ETA: We’re also in the classroom. See this this Teachers’ Guide to Popreel to see how the producers and education administrators are creating intersections between popular culture (Antiguan, global) and the (Swedish) classroom.
Pamela Taivassalo Wikholm travelled from Sweden to Antigua in 2015 and interviewed a handful of local artistes – Joanne C. Hillhouse (writer), Tian Winter (singer), Mark Brown (painter); see interview links for all three below.
w/Joanne C. Hillhouse (on Popreel radio):
“The writers from here that I knew, and I have great respect for them, were the calypso writers -people like Shelly Tobitt and Marcus Christopher -because when I was coming up calypso was the literature that I would hear that had some relevance to my community; the other literature that we read was mostly from America or from Britain.”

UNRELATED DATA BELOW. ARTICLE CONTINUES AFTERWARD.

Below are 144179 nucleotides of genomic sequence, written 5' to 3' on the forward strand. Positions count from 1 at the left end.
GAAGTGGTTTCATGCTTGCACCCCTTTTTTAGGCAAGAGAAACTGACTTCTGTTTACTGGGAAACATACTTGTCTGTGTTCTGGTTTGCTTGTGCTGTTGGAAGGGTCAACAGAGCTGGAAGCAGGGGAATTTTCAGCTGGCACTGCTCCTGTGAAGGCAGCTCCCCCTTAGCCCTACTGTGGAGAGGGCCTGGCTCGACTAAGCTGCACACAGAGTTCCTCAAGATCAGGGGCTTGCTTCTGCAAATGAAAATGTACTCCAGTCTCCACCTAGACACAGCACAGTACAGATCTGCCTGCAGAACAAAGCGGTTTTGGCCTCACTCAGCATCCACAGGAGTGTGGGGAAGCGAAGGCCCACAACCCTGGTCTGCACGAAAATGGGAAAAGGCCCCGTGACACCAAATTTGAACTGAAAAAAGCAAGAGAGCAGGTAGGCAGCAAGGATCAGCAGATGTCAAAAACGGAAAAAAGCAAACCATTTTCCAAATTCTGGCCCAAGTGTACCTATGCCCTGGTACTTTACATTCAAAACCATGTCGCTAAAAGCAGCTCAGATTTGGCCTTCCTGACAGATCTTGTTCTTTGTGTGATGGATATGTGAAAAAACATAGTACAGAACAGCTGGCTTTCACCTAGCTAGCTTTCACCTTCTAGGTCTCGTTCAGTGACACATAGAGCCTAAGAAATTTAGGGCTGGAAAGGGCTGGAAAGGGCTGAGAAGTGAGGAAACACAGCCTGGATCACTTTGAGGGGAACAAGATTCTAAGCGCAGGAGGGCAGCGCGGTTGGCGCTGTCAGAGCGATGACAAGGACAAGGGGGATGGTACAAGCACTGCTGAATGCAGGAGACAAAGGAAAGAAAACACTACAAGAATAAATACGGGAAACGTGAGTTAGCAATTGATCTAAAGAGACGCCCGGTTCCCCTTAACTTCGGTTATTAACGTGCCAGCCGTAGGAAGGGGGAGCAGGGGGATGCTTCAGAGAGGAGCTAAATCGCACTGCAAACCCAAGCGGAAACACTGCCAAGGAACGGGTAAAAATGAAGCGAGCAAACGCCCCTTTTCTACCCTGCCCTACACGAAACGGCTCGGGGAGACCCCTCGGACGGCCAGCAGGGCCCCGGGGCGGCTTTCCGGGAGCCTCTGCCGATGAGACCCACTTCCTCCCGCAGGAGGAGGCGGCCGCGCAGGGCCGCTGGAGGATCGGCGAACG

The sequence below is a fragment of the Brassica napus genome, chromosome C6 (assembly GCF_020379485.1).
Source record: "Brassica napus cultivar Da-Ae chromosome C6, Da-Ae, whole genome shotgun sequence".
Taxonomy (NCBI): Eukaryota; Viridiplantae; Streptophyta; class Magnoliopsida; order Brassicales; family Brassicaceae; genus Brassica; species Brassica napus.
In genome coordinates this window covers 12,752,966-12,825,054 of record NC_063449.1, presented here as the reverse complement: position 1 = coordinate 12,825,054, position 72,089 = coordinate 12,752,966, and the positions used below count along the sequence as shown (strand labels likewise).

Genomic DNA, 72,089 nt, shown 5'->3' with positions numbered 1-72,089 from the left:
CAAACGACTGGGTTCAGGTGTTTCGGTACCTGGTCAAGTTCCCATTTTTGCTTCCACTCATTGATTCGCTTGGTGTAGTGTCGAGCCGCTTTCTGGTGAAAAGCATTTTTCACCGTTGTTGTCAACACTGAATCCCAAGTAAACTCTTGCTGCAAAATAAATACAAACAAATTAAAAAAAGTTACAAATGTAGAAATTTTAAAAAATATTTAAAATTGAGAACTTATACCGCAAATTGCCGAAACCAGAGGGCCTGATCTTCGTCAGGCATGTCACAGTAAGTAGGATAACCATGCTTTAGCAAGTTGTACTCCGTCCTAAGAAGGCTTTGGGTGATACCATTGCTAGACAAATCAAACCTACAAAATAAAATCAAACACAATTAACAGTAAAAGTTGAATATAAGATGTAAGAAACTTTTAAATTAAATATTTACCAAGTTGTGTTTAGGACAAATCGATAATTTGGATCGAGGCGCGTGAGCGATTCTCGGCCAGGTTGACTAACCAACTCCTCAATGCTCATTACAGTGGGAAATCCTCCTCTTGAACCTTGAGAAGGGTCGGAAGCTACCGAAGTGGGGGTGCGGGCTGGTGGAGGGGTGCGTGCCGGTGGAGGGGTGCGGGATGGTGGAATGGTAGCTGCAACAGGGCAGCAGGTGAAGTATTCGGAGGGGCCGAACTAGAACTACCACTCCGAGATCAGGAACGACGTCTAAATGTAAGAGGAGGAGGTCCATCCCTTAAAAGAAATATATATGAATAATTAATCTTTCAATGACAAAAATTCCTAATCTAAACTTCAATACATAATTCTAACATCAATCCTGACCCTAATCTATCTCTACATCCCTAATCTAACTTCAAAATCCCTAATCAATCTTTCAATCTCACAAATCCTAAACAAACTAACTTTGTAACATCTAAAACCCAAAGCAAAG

“The characters come to me. They don’t always reveal their stories fully, so for me writing is a journey of discovery. Like I can’t always see where it’s going but I’m kind of wandering my way through it and trying to figure out what is it all about.” – Antiguan and Barbudan writer Joanne C. Hillhouse on Sweden’s Popreel TV.
“If it’s singing, just sing; someone will hear you, something will happen.”
“If you have a dream, don’t let anybody, no one, not your mother, not your brother, no one, kill that vibe, kill that dream out of you, don’t let them out that fire.” – Antiguan and Barbudan soca artist Tian Winter on Sweden’s Popreel radio.
w/Mark Brown (on Popreel radio):
“I need to paint things that people are not saying enough, and people find hard to say, and hard to encounter, and hard to read, and hard to speak about.”
“At that time I didn’t know what it was called but I knew that I lived in a very imaginary world.” – Antiguan and Barbudan artist, Mark Brown’s interview on the Popreel TV programme on Swedish TV.